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  • Writer's pictureLaura Kae

Identity: untangling the entangled

“When the woman saw that the fruit of the tree was good for food and pleasing to the eye, and also desirable for gaining wisdom, she took some and ate it. She also gave some to her husband, who was with her, and he ate it. Then the eyes of both of them were opened, and they realized they were naked; so they sewed fig leaves together and made coverings for themselves.” Genesis 3

So begins the story of what happens when creatures who were meant to experience no shame become immersed in it and who were meant to get all their identity from their Creator turn to one another and anything around them to find it instead. Personally, I think shame plays such a huge role in our whole tragic story. I find it intriguing that Paul doesn’t mention it in Romans. It is, after all, what is so blatantly obvious in Genesis. But surely it is most true that although we knew God, we neither glorified Him as God nor gave thanks to Him and our thinking became futile and our foolish hearts darkened. Not to go on a complete tangent, but no wonder Jesus says God reveals things to the little children and not to the wise and learned! The corrupt and darkened thinking of the unredeemed flesh will never fully come to a Christ-centered conclusion anyway. The kingdom of God must be received as a little child.

I love psychology. I tell my friends that if I was living my life in an unredeemed state and devoid of God, I would have a PhD in psychology and work in marketing and advertising while using all my acquired knowledge to deceive people into buying things they don’t need or want. Thankfully, God has much better and wiser plans for my life! Thankfully, I never have to live in the depravity of my flesh without God.

You must be asking yourself, why did she suddenly start talking about psychology? She goes from theology to psychology as if they were interchangeable, and it was a natural thought. What is that? Well, it is a response to my belief that all science is submitted to God and His truth. Science that says His truth is not true is futile thinking. Psychology can never disagree with the Bible and what is recorded in Scripture. Not surprisingly, it doesn’t. Shame, identity and pain are major themes in the human story whether it is told clinically in the realm of science or theologically in the realm of faith. What destruction does sin wreak on the human mind, body and spirit? How does God heal it back together again?

The way my psychologist sees it is that when humanity fell, we began to look at everything around us, ourselves and each other for our identity. We ceased looking to the only true and right source of it: our Creator. Psychology is about untangling what is entangled. As we have fallen and been raised from infants in a fallen world, our being and sense of self becomes wrapped up in the things and people around us (idols). Healing is about untangling our hearts from all these things, so we can know and experience God as we were meant to experience Him. The untangling of one’s heart from what entangles it can at times be a very painful process. This is sanctification.

Sometimes I wonder if there is anything in life that is truly unspiritual. Surely eating an apple has nothing to do with good or evil. Yet did not eating an apple plunge us into all this spiritual misery in the first place? There is certainly no spirituality in individual inanimate objects, yet my relationship with those objects – how I use them – is distinctly spiritual. How I use them is about relationship, and what is about relationship in my life is always spiritual. Because my relationship with the homeless man on the street, my erring sister in Christ or the human I consider to be the love of my life is distinctly revealing about and seriously impacted by my relationship to Jesus Christ. Life is interwoven, and my heart must be untangled so I can worship God alone.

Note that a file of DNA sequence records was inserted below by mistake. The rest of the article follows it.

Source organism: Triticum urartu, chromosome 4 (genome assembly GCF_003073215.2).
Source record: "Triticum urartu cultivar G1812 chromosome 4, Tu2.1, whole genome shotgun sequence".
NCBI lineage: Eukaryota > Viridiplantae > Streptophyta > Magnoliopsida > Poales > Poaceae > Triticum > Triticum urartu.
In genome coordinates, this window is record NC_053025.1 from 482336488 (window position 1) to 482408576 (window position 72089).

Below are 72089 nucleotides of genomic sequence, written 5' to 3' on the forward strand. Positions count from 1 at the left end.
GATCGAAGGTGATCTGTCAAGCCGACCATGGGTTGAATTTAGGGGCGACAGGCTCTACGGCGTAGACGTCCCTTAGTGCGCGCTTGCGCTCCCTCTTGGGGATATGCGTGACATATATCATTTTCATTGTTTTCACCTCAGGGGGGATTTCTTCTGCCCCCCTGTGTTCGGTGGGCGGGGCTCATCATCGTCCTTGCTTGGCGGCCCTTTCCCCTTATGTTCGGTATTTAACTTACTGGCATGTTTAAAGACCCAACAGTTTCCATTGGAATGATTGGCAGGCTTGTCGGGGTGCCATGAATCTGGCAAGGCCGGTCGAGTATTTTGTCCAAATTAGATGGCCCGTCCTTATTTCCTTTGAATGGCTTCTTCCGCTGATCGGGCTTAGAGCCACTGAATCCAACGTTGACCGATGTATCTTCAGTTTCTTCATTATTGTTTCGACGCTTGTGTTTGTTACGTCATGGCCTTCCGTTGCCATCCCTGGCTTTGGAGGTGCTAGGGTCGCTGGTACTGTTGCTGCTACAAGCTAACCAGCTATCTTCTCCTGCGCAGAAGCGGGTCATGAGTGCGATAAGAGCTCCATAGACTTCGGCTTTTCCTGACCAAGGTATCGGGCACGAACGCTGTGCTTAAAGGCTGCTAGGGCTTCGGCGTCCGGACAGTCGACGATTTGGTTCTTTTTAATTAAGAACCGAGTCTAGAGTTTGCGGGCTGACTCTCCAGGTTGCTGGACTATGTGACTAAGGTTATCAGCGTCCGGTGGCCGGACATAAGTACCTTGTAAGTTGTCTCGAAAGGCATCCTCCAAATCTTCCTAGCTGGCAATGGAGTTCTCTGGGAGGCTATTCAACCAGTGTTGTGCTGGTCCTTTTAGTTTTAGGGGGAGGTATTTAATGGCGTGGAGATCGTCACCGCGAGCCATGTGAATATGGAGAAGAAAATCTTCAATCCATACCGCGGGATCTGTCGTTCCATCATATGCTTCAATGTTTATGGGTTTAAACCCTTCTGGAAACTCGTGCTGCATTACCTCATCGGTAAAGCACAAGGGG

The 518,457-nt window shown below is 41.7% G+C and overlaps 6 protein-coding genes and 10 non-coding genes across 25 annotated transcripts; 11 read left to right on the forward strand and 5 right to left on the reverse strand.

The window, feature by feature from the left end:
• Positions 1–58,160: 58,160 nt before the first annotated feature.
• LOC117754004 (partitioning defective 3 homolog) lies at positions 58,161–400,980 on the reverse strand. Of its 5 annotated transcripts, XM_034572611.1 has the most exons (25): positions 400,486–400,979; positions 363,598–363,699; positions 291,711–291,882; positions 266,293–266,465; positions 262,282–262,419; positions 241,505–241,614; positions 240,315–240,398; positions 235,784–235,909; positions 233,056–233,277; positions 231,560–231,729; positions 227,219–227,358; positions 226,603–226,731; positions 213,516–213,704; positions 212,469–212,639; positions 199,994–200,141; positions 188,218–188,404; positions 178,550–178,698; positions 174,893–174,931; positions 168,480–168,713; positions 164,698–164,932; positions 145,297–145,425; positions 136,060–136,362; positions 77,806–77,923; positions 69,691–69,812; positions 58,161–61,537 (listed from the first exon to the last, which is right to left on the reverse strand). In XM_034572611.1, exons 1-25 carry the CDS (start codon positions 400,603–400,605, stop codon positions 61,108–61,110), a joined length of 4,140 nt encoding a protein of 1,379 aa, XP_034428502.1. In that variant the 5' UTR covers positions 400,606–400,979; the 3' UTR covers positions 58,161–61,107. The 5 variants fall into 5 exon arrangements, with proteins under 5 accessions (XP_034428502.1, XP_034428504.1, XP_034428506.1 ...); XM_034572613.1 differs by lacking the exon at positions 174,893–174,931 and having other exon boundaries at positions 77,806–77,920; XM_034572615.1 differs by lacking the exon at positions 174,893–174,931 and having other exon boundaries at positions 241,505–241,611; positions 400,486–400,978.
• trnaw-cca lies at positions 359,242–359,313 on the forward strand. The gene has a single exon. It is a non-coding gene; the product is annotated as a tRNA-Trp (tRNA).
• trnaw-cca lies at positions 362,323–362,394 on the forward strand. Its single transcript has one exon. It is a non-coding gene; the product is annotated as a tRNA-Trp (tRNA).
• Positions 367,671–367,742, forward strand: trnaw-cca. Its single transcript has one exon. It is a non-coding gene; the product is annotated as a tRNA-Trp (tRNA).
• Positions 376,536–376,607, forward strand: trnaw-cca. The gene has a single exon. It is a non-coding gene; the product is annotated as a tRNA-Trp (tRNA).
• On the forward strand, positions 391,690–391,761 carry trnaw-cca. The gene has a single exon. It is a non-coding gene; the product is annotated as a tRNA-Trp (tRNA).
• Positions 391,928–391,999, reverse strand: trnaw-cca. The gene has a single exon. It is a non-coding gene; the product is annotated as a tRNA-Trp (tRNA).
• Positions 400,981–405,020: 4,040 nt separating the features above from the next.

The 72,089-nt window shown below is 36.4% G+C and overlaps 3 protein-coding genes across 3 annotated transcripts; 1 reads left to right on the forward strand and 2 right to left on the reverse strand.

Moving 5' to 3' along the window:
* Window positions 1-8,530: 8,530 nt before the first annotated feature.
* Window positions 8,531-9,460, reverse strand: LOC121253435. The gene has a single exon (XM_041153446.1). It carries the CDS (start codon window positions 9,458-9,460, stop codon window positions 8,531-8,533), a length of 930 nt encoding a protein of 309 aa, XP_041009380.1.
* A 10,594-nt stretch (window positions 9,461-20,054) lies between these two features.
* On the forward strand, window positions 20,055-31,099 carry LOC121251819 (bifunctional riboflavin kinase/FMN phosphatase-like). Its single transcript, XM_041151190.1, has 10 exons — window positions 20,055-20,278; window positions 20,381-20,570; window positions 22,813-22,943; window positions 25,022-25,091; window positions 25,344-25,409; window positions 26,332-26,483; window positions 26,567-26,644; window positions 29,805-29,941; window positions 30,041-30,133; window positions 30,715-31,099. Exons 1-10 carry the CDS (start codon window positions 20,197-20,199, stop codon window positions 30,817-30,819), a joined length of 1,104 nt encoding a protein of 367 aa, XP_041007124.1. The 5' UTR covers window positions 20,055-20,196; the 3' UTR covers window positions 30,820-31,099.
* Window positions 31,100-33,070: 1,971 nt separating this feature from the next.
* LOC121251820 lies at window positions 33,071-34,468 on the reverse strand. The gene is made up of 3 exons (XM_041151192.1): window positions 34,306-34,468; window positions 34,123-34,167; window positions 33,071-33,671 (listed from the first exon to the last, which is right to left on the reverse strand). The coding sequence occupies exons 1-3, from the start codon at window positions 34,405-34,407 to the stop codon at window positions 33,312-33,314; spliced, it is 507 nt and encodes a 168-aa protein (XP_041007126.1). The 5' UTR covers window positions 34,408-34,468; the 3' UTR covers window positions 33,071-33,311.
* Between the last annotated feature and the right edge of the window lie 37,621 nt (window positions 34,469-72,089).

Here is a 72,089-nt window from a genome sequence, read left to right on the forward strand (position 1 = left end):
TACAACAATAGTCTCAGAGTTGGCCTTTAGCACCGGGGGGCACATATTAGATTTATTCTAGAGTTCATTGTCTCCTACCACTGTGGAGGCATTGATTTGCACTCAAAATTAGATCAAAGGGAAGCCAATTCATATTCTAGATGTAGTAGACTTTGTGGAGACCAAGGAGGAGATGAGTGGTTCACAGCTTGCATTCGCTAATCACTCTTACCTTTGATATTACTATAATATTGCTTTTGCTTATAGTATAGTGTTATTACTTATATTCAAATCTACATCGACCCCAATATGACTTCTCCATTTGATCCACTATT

Life is about relationship. No wonder God so often calls “idolatry” adultery in the Bible. When my heart is entangled by all that is around me, it is betraying my relationship with Him who is to be the sole recipient of my worship. After all, it is impossible to truly love my neighbor as myself if I have not first executed the greater commandment: to love the Lord my God with all my heart, all my soul, all my mind and all my strength.

I hate the word idolatry because I don’t see Jesus using it or the apostles either. Call it what it is, a betrayal of intimate relationship with our Savior. Adultery is adultery, and so is idolatry. Those words seemed so similar to me as a child. I could hardly “hear” them apart. It is fitting how very similar they actually are.

Untangling my entangled heart has been very painful. I can’t do it with words or even surface level actions. It must take place in the deepest recesses of my being. It is likely to take place with pain and tears. I am studying the book of Acts. It struck me today that once Paul and Barnabas said, “We must go through many hardships to enter the kingdom of God.” So it is.

What is God currently untangling your entangled heart from? Which relationships, roles and activities in your life inform you about who you are? What would it take for you to receive this information about your identity from God instead of what tangibly surrounds you?


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